Home to the Aga Khan Museum, a repository of Islamic art and culture, and the Ismaili Centre, a religious site and venue for promoting the heritage of Ismaili Muslims, this 6.8-hectare site comprises four hectares of public gardens designed by Lebanese landscape architect Vladimir Djurovic with Moriyama & Teshima Planners. The Bata Shoes Headquarters, a Modernist building designed in the mid-1960s by John C. Parkin, previously occupied a portion of the site, and was demolished in 2007.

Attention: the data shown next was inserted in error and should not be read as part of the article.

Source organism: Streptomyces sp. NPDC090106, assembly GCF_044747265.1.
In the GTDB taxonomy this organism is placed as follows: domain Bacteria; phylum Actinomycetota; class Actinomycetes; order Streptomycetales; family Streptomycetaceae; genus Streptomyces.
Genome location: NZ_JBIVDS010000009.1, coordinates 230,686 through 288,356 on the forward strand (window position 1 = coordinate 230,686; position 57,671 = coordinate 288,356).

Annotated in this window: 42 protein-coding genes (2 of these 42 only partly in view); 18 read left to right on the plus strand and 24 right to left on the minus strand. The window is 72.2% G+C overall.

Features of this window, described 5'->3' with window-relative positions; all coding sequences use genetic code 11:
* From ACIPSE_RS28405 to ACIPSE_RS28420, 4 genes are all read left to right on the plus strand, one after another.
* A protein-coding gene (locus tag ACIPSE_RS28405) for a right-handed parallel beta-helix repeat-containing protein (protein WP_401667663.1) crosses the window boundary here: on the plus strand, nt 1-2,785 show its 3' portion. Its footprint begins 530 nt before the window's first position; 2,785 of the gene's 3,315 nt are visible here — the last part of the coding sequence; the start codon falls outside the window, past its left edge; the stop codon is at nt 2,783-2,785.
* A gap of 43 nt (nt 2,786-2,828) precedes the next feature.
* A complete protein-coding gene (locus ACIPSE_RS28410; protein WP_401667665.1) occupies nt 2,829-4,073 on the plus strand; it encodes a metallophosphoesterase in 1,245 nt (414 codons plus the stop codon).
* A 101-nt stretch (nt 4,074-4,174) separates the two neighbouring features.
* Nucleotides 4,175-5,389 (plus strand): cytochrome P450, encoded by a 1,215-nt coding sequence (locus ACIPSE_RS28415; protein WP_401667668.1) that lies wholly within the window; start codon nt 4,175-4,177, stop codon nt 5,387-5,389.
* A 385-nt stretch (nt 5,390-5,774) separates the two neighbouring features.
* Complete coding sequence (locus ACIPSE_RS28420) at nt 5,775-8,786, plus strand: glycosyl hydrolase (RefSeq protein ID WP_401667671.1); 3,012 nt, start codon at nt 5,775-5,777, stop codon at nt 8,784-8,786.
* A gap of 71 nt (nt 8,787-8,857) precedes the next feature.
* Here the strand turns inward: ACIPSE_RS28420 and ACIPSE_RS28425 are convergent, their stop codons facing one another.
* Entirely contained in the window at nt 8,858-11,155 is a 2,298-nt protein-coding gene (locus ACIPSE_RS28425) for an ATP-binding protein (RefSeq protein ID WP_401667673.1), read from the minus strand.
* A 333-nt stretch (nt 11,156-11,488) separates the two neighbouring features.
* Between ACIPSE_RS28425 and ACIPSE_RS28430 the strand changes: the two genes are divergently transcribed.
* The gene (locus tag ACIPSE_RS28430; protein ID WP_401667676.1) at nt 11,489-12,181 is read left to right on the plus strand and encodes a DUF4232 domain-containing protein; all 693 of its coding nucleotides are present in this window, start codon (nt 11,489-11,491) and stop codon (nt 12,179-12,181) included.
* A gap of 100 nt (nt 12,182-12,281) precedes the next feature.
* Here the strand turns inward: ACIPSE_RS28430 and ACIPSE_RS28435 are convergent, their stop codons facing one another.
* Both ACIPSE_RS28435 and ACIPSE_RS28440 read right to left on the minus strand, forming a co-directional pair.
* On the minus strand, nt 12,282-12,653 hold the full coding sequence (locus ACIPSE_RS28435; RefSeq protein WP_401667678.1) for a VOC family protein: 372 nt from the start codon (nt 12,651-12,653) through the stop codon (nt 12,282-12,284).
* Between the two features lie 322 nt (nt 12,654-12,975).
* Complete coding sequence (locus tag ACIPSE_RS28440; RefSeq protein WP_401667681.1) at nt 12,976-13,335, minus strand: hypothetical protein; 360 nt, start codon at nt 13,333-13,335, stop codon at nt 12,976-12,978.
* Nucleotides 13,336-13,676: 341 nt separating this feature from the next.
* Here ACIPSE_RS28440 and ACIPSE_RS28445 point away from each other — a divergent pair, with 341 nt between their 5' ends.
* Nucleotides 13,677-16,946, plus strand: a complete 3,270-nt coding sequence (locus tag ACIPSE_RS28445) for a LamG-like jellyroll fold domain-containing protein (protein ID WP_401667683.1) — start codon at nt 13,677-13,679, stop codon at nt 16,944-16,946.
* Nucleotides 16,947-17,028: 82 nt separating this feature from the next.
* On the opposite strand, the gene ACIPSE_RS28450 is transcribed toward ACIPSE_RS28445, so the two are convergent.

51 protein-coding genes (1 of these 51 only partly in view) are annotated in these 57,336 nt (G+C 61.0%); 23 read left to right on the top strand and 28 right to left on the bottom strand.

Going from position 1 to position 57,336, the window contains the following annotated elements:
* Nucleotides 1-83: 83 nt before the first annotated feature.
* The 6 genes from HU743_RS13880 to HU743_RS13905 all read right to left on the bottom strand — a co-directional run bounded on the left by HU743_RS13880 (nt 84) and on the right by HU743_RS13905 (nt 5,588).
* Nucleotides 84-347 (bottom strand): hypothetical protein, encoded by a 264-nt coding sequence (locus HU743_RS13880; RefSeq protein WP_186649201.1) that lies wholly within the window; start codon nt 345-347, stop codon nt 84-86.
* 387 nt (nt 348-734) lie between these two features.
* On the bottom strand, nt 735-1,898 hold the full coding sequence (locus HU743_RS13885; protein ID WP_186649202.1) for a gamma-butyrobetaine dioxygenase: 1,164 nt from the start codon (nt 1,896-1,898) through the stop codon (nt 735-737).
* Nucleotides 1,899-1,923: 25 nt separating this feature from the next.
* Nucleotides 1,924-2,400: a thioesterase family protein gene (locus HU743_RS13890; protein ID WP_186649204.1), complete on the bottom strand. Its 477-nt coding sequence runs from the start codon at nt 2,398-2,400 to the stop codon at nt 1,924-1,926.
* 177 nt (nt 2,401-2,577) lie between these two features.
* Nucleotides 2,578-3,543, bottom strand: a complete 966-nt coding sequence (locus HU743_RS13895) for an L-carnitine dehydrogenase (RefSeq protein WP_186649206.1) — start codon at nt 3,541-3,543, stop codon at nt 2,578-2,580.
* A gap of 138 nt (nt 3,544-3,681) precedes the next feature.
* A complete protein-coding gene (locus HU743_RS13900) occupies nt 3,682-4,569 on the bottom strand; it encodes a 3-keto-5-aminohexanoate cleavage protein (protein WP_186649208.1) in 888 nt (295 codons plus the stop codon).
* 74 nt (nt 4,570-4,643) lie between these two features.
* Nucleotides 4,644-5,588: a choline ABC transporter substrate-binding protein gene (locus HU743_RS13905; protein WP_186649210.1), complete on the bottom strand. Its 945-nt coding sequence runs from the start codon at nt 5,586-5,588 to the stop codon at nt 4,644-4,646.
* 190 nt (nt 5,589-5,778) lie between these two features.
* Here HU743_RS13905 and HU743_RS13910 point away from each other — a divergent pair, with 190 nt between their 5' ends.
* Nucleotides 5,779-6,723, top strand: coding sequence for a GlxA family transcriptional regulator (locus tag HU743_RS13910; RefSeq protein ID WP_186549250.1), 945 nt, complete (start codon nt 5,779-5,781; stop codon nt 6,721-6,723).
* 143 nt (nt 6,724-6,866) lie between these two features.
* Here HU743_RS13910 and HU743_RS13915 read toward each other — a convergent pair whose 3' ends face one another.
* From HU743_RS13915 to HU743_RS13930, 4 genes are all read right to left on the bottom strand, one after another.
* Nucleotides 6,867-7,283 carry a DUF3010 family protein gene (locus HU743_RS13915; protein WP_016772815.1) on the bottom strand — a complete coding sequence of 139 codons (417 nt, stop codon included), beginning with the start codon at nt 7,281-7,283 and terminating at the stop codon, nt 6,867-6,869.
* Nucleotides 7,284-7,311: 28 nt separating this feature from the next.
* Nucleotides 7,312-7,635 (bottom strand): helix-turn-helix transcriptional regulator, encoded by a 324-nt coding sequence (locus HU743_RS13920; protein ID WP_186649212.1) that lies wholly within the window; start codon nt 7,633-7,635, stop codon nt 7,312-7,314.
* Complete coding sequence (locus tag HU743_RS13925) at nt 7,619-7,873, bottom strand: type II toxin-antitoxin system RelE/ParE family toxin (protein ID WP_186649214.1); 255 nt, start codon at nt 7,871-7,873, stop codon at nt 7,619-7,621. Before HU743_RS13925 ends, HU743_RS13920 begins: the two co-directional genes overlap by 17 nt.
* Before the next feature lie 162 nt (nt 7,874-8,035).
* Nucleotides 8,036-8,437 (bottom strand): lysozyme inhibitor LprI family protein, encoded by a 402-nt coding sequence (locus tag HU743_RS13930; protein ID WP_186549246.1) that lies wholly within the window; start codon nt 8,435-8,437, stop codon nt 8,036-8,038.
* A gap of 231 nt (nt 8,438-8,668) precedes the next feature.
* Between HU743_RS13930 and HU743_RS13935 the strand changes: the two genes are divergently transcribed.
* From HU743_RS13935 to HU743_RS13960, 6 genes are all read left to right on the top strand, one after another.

Two kilometers of pedestrian trails encircle the property, meandering among more than 1,000 shrubs and 500 mature trees, the latter including honey locust, magnolia, and dawn redwood. Situated between the museum and the Ismaili Center is the design's central, unifying feature: a formal geometric garden enclosed within a cedar hedge. The space contains five granite-lined pools in a quincunx pattern, whose mirror-like surfaces reflect its surroundings. Adapted to suit its contemporary context, the design recalls a traditional ‘Charbagh’—a quadripartite Persian water garden divided by axial channels of water or footpaths. Flanking the central pool, serviceberry trees are planted in eight parallel rows, divided by walkways and raised planting beds. The trees’ colors modulate seasonally among whites, reds, and purples while their berries attract birds. The campus is located in an area with few pedestrians, and the inclusion of a subterranean parking garage to accommodate 600 cars was critical in dedicating generous space for its park-like grounds.